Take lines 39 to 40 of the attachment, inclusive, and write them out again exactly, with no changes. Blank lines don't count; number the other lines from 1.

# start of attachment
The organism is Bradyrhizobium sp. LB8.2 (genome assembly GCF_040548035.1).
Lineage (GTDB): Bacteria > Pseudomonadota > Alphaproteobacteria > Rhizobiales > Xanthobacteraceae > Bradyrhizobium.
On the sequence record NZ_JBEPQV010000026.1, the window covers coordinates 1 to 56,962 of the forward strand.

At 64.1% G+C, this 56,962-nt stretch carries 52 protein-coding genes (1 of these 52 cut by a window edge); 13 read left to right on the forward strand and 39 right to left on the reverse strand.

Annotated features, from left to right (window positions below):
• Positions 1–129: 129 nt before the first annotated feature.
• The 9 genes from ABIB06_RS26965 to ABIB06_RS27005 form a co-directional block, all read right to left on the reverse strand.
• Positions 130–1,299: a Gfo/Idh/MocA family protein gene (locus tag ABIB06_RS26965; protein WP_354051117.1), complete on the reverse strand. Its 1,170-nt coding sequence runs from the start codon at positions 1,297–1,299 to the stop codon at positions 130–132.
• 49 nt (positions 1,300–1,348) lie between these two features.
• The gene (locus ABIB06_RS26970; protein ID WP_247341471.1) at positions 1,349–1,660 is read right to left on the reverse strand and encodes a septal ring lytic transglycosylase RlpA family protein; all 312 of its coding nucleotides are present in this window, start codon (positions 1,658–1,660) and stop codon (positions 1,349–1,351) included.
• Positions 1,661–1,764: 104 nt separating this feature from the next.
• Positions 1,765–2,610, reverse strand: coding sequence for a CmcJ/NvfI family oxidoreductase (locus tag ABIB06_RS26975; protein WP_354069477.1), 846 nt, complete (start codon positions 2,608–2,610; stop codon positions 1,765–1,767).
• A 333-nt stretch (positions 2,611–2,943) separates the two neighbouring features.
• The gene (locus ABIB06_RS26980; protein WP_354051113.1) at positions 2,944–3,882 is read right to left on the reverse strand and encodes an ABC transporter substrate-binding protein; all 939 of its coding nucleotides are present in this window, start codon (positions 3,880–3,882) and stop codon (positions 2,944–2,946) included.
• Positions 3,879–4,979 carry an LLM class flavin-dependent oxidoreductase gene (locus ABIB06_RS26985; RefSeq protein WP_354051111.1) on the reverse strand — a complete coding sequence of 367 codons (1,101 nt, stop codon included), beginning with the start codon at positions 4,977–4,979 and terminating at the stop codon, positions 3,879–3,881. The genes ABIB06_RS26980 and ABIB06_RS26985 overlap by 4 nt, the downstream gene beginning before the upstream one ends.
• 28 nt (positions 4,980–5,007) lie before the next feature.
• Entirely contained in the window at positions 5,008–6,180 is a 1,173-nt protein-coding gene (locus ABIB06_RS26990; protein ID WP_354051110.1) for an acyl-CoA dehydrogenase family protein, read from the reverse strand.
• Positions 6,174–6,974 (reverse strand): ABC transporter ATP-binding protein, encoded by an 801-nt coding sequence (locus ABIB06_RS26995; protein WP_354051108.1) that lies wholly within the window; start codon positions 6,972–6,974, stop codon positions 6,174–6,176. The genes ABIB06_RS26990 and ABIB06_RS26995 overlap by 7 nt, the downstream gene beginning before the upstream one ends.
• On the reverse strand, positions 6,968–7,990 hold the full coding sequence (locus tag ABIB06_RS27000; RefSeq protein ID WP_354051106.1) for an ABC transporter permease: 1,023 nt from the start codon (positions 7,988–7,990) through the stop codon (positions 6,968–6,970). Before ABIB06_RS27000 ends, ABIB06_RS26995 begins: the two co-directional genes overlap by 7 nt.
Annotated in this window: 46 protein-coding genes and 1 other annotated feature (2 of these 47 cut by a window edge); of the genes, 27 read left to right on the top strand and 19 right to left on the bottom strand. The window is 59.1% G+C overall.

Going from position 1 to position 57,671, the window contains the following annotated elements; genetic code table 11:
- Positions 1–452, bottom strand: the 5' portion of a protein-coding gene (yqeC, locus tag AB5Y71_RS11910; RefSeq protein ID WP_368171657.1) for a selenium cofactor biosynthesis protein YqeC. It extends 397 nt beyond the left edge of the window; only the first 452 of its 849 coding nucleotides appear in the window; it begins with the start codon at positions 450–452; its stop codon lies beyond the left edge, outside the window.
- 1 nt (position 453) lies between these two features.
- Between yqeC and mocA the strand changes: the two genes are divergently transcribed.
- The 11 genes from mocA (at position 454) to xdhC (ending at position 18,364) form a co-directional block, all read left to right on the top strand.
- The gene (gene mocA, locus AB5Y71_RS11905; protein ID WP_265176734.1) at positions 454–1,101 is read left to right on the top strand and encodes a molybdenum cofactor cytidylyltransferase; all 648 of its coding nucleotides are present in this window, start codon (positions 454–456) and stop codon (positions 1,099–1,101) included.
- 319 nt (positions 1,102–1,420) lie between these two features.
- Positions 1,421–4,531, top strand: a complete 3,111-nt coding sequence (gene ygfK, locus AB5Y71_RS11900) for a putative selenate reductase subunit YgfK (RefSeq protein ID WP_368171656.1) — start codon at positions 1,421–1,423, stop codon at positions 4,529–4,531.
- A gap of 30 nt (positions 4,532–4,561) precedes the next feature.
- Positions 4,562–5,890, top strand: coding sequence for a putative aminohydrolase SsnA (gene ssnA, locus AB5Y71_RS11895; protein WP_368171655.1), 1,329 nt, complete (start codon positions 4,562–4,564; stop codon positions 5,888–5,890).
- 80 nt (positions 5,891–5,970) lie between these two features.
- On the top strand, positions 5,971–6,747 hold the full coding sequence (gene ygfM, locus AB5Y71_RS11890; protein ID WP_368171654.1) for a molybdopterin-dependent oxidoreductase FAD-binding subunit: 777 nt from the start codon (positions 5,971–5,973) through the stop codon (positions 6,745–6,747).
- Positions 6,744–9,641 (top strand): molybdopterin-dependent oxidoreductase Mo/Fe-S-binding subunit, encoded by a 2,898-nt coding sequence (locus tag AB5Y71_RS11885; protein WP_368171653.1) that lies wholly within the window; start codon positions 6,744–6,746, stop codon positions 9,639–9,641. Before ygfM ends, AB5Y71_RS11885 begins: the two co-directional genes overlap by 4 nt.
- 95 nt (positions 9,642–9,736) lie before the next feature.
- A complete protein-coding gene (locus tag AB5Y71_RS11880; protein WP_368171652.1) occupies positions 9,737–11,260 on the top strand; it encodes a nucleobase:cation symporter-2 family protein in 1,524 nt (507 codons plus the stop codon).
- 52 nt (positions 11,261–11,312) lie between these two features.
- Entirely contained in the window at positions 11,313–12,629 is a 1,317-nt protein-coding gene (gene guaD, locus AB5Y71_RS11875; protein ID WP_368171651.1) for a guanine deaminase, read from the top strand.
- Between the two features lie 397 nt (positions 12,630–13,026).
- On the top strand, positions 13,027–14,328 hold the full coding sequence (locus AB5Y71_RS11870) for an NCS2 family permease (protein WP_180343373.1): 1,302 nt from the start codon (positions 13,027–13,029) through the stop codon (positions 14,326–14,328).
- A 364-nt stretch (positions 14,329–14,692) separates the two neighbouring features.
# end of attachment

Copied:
- On the top strand, positions 13,027–14,328 hold the full coding sequence (locus AB5Y71_RS11870) for an NCS2 family permease (protein WP_180343373.1): 1,302 nt from the start codon (positions 13,027–13,029) through the stop codon (positions 14,326–14,328).
- A 364-nt stretch (positions 14,329–14,692) separates the two neighbouring features.